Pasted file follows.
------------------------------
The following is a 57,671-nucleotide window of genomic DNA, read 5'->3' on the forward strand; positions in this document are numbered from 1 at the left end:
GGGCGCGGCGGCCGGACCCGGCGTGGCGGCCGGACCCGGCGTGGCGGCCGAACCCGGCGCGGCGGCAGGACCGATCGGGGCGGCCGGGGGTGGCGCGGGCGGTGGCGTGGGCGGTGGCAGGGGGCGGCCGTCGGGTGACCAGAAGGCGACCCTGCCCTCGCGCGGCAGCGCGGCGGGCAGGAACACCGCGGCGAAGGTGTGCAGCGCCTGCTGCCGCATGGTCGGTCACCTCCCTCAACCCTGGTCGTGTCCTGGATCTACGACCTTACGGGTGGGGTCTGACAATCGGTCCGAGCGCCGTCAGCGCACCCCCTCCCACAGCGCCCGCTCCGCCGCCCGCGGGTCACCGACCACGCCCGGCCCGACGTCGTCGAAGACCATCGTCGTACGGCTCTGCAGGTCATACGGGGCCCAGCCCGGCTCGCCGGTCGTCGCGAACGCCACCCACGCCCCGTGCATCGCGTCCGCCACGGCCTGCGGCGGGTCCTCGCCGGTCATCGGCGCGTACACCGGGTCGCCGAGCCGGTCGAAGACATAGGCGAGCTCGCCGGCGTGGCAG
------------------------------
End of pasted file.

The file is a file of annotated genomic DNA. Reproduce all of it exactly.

The following is a 57,671-nucleotide window of genomic DNA, read 5'->3' on the forward strand; positions in this document are numbered from 1 at the left end:
GGGCGCGGCGGCCGGACCCGGCGTGGCGGCCGGACCCGGCGTGGCGGCCGAACCCGGCGCGGCGGCAGGACCGATCGGGGCGGCCGGGGGTGGCGCGGGCGGTGGCGTGGGCGGTGGCAGGGGGCGGCCGTCGGGTGACCAGAAGGCGACCCTGCCCTCGCGCGGCAGCGCGGCGGGCAGGAACACCGCGGCGAAGGTGTGCAGCGCCTGCTGCCGCATGGTCGGTCACCTCCCTCAACCCTGGTCGTGTCCTGGATCTACGACCTTACGGGTGGGGTCTGACAATCGGTCCGAGCGCCGTCAGCGCACCCCCTCCCACAGCGCCCGCTCCGCCGCCCGCGGGTCACCGACCACGCCCGGCCCGACGTCGTCGAAGACCATCGTCGTACGGCTCTGCAGGTCATACGGGGCCCAGCCCGGCTCGCCGGTCGTCGCGAACGCCACCCACGCCCCGTGCATCGCGTCCGCCACGGCCTGCGGCGGGTCCTCGCCGGTCATCGGCGCGTACACCGGGTCGCCGAGCCGGTCGAAGACATAGGCGAGCTCGCCGGCGTGGCAG